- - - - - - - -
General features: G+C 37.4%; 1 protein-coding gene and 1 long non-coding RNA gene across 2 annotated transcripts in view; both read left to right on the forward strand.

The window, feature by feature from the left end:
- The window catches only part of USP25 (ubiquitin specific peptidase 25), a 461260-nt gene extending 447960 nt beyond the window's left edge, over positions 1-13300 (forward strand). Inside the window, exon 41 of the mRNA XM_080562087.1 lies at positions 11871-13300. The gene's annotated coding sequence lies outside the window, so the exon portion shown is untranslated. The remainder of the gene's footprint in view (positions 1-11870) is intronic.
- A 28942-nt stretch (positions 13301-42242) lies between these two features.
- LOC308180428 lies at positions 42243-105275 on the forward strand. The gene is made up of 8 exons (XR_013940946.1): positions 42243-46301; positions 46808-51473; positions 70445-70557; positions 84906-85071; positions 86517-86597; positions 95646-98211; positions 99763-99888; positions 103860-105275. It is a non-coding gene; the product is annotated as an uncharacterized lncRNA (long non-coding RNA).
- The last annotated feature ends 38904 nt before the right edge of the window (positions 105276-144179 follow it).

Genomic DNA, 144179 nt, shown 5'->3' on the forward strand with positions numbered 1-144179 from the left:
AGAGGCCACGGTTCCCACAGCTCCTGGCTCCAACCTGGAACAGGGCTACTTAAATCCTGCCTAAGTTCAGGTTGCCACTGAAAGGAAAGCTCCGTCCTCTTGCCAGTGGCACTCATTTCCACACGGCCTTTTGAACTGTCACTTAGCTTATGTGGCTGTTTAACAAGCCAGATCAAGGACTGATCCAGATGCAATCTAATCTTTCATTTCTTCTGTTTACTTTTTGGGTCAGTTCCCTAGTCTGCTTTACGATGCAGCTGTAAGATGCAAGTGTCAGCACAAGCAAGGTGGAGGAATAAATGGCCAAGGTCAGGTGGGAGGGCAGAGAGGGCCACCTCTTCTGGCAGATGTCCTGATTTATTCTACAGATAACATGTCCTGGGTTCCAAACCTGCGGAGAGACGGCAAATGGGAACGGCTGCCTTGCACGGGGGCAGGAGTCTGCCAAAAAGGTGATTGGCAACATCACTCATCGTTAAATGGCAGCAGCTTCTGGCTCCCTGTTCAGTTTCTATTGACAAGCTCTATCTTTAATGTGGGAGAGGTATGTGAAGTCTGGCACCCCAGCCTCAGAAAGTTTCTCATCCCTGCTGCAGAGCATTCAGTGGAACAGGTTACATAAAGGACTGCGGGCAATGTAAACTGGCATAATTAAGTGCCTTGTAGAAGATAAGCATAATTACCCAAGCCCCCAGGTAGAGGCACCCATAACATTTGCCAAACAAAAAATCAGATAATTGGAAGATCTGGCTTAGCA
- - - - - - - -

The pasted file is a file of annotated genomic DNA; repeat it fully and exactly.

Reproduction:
General features: G+C 37.4%; 1 protein-coding gene and 1 long non-coding RNA gene across 2 annotated transcripts in view; both read left to right on the forward strand.

The window, feature by feature from the left end:
- The window catches only part of USP25 (ubiquitin specific peptidase 25), a 461260-nt gene extending 447960 nt beyond the window's left edge, over positions 1-13300 (forward strand). Inside the window, exon 41 of the mRNA XM_080562087.1 lies at positions 11871-13300. The gene's annotated coding sequence lies outside the window, so the exon portion shown is untranslated. The remainder of the gene's footprint in view (positions 1-11870) is intronic.
- A 28942-nt stretch (positions 13301-42242) lies between these two features.
- LOC308180428 lies at positions 42243-105275 on the forward strand. The gene is made up of 8 exons (XR_013940946.1): positions 42243-46301; positions 46808-51473; positions 70445-70557; positions 84906-85071; positions 86517-86597; positions 95646-98211; positions 99763-99888; positions 103860-105275. It is a non-coding gene; the product is annotated as an uncharacterized lncRNA (long non-coding RNA).
- The last annotated feature ends 38904 nt before the right edge of the window (positions 105276-144179 follow it).

Genomic DNA, 144179 nt, shown 5'->3' on the forward strand with positions numbered 1-144179 from the left:
AGAGGCCACGGTTCCCACAGCTCCTGGCTCCAACCTGGAACAGGGCTACTTAAATCCTGCCTAAGTTCAGGTTGCCACTGAAAGGAAAGCTCCGTCCTCTTGCCAGTGGCACTCATTTCCACACGGCCTTTTGAACTGTCACTTAGCTTATGTGGCTGTTTAACAAGCCAGATCAAGGACTGATCCAGATGCAATCTAATCTTTCATTTCTTCTGTTTACTTTTTGGGTCAGTTCCCTAGTCTGCTTTACGATGCAGCTGTAAGATGCAAGTGTCAGCACAAGCAAGGTGGAGGAATAAATGGCCAAGGTCAGGTGGGAGGGCAGAGAGGGCCACCTCTTCTGGCAGATGTCCTGATTTATTCTACAGATAACATGTCCTGGGTTCCAAACCTGCGGAGAGACGGCAAATGGGAACGGCTGCCTTGCACGGGGGCAGGAGTCTGCCAAAAAGGTGATTGGCAACATCACTCATCGTTAAATGGCAGCAGCTTCTGGCTCCCTGTTCAGTTTCTATTGACAAGCTCTATCTTTAATGTGGGAGAGGTATGTGAAGTCTGGCACCCCAGCCTCAGAAAGTTTCTCATCCCTGCTGCAGAGCATTCAGTGGAACAGGTTACATAAAGGACTGCGGGCAATGTAAACTGGCATAATTAAGTGCCTTGTAGAAGATAAGCATAATTACCCAAGCCCCCAGGTAGAGGCACCCATAACATTTGCCAAACAAAAAATCAGATAATTGGAAGATCTGGCTTAGCA